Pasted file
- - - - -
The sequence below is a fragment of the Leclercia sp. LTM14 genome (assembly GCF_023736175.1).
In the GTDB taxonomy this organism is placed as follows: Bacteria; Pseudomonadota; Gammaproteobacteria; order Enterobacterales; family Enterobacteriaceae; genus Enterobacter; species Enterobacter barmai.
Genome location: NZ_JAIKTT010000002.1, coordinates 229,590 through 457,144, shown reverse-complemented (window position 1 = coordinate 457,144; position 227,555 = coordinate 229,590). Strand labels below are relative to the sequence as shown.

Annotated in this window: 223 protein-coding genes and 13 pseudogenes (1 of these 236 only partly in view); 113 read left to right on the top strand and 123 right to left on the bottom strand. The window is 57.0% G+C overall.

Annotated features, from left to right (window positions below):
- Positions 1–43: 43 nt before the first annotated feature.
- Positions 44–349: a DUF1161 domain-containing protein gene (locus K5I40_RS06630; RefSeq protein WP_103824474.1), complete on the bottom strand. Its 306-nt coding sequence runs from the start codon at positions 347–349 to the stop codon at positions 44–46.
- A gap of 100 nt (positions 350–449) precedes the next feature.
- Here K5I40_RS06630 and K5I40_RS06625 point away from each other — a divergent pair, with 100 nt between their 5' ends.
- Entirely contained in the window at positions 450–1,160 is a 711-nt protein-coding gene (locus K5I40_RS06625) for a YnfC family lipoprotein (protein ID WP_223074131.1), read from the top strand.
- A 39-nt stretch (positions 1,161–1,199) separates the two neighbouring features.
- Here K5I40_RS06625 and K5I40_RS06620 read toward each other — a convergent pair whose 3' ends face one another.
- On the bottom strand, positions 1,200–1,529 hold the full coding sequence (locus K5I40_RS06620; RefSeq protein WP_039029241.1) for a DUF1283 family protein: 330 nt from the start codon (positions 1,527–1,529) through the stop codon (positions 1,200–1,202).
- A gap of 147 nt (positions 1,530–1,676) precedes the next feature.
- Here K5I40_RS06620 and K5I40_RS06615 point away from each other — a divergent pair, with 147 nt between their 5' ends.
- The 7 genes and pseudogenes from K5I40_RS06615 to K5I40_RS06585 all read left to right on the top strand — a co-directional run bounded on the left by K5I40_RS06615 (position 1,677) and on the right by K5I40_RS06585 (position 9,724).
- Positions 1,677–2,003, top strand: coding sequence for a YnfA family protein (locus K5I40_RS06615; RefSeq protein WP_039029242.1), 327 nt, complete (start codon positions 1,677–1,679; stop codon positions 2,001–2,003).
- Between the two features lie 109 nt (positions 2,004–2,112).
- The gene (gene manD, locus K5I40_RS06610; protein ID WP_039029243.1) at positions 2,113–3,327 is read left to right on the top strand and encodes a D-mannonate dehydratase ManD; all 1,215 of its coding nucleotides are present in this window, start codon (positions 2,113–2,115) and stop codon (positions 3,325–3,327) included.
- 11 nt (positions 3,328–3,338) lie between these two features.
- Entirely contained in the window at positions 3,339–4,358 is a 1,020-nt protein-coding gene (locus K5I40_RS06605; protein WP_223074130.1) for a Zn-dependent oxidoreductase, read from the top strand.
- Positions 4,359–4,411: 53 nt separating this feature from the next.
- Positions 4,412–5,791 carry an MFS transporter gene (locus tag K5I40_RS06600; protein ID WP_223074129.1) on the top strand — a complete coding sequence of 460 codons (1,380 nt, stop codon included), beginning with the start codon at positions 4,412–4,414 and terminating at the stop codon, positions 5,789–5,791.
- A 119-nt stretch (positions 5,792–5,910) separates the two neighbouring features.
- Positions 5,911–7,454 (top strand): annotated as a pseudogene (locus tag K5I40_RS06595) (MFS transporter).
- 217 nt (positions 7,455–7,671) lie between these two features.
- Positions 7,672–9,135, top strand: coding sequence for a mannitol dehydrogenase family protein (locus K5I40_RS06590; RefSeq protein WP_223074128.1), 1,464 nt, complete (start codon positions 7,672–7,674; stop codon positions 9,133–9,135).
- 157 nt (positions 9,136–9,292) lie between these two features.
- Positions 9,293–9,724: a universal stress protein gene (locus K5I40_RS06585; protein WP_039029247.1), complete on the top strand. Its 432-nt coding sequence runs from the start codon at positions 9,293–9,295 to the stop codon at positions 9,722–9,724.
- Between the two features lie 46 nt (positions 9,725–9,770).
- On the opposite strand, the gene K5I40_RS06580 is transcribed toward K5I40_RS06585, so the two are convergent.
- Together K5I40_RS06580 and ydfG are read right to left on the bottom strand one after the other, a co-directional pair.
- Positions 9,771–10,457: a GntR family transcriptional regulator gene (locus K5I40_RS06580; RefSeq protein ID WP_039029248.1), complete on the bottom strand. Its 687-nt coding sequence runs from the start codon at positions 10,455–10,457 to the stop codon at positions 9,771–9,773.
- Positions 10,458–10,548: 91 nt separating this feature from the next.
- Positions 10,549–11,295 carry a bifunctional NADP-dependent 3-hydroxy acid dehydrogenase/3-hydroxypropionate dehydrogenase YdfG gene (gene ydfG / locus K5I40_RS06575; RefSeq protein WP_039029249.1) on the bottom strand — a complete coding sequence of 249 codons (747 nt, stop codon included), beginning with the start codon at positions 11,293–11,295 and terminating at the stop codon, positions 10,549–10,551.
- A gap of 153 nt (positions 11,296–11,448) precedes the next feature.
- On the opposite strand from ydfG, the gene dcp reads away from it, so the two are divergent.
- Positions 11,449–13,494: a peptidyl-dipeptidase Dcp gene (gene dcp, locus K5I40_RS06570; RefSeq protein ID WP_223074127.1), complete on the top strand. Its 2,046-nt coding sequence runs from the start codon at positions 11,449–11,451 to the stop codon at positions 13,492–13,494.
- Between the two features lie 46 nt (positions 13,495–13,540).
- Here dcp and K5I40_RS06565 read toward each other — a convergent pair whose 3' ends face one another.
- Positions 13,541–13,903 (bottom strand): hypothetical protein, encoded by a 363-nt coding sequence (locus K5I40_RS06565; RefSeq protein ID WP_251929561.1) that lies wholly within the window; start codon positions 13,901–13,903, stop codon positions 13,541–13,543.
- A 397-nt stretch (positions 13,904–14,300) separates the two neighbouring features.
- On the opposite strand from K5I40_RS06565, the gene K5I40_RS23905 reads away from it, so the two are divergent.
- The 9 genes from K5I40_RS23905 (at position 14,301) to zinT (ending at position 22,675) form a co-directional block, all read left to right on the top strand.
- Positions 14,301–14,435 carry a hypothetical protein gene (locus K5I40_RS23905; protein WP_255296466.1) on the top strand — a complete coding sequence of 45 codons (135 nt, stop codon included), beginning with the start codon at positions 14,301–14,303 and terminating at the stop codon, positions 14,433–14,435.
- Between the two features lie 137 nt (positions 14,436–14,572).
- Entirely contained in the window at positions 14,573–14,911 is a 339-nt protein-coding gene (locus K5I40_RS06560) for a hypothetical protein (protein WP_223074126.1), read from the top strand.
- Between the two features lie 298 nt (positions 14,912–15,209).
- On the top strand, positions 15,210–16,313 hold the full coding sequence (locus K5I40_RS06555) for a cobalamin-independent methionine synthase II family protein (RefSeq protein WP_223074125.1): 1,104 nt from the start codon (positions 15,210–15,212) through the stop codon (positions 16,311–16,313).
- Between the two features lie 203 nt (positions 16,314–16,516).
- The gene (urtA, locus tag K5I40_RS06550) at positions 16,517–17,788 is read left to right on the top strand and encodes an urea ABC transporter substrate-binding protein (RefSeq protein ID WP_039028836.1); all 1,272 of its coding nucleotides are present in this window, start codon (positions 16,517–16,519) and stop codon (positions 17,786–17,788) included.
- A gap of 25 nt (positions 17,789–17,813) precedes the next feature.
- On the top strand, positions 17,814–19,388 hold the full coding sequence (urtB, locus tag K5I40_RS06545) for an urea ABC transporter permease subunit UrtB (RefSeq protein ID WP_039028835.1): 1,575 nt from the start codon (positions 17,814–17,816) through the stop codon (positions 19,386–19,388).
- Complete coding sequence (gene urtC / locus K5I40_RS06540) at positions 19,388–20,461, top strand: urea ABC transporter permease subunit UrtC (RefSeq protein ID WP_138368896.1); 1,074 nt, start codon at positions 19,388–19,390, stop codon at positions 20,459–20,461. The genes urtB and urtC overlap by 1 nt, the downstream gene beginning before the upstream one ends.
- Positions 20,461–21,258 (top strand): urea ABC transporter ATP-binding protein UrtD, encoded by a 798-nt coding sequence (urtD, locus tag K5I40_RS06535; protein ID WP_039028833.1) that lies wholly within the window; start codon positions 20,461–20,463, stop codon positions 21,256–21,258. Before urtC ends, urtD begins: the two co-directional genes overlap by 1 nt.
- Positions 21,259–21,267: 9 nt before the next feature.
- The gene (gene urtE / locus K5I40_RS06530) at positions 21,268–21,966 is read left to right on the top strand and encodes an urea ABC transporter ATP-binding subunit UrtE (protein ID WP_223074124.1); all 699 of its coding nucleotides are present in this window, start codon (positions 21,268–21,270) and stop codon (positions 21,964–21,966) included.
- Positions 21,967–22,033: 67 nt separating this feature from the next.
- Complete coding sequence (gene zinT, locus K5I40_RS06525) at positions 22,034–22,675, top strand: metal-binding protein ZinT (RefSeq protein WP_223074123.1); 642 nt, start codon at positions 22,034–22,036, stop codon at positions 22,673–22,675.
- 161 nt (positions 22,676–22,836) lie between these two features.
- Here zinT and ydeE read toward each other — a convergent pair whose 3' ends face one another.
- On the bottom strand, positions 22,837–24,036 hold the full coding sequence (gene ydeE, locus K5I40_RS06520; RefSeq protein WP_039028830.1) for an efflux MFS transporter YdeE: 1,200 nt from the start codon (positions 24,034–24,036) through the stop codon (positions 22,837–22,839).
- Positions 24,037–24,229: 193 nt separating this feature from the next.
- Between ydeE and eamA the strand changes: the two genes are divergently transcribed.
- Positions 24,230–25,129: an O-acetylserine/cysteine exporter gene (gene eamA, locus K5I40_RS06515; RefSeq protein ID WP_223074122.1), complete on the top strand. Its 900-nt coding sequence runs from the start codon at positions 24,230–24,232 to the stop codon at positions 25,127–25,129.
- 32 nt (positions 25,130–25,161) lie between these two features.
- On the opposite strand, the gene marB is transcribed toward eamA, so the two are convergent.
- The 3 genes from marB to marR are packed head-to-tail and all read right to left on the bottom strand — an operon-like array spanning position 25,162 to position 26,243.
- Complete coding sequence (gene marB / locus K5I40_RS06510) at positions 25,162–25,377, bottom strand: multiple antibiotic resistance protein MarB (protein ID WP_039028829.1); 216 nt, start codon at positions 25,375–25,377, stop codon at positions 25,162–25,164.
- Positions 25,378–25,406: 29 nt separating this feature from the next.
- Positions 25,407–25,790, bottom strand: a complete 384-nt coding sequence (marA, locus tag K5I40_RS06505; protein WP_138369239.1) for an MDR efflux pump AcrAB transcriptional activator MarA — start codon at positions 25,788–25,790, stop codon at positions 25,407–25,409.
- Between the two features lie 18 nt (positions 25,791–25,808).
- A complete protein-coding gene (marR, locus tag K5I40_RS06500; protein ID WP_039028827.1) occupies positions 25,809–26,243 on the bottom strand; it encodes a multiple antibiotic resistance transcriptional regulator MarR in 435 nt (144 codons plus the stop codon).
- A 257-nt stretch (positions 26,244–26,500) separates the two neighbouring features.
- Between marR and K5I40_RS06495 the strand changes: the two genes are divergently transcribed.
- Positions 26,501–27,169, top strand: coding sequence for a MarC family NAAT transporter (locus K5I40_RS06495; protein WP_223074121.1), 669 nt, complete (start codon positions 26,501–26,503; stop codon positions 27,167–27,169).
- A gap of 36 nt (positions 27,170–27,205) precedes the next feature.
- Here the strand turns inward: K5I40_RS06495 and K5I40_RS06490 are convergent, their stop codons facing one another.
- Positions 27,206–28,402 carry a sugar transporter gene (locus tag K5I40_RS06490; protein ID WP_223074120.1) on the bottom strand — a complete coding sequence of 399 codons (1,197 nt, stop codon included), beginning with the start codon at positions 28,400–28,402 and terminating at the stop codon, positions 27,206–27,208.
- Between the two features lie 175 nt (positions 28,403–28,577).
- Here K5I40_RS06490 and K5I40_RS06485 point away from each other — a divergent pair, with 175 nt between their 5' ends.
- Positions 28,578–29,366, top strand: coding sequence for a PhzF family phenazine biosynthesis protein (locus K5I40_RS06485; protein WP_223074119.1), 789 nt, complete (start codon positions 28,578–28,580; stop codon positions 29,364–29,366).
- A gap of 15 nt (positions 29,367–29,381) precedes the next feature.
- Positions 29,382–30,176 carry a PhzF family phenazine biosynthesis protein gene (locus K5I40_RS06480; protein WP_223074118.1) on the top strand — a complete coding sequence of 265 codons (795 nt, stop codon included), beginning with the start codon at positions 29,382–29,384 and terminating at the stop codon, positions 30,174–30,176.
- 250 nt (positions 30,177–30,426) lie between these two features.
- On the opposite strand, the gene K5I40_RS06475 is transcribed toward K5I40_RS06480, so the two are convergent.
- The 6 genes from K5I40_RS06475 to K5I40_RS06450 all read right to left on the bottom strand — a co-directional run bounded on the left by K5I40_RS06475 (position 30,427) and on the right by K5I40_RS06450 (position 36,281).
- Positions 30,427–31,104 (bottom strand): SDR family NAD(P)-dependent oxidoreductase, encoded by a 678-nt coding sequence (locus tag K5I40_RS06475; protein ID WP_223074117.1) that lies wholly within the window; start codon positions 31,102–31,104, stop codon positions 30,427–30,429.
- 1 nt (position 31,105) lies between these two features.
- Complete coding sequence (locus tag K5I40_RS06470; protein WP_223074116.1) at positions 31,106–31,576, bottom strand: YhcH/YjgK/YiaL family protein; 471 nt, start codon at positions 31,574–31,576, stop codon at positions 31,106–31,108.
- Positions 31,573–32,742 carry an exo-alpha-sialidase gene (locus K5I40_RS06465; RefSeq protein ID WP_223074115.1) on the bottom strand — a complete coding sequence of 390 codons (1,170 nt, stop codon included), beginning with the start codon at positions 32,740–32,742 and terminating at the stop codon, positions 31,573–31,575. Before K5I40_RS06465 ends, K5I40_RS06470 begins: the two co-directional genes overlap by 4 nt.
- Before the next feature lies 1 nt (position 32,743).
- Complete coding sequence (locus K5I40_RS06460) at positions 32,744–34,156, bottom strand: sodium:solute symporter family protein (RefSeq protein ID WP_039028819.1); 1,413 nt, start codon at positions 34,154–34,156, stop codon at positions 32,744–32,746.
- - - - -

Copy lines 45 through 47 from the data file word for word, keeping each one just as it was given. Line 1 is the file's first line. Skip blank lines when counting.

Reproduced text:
- Positions 14,301–14,435 carry a hypothetical protein gene (locus K5I40_RS23905; protein WP_255296466.1) on the top strand — a complete coding sequence of 45 codons (135 nt, stop codon included), beginning with the start codon at positions 14,301–14,303 and terminating at the stop codon, positions 14,433–14,435.
- Between the two features lie 137 nt (positions 14,436–14,572).
- Entirely contained in the window at positions 14,573–14,911 is a 339-nt protein-coding gene (locus K5I40_RS06560) for a hypothetical protein (protein WP_223074126.1), read from the top strand.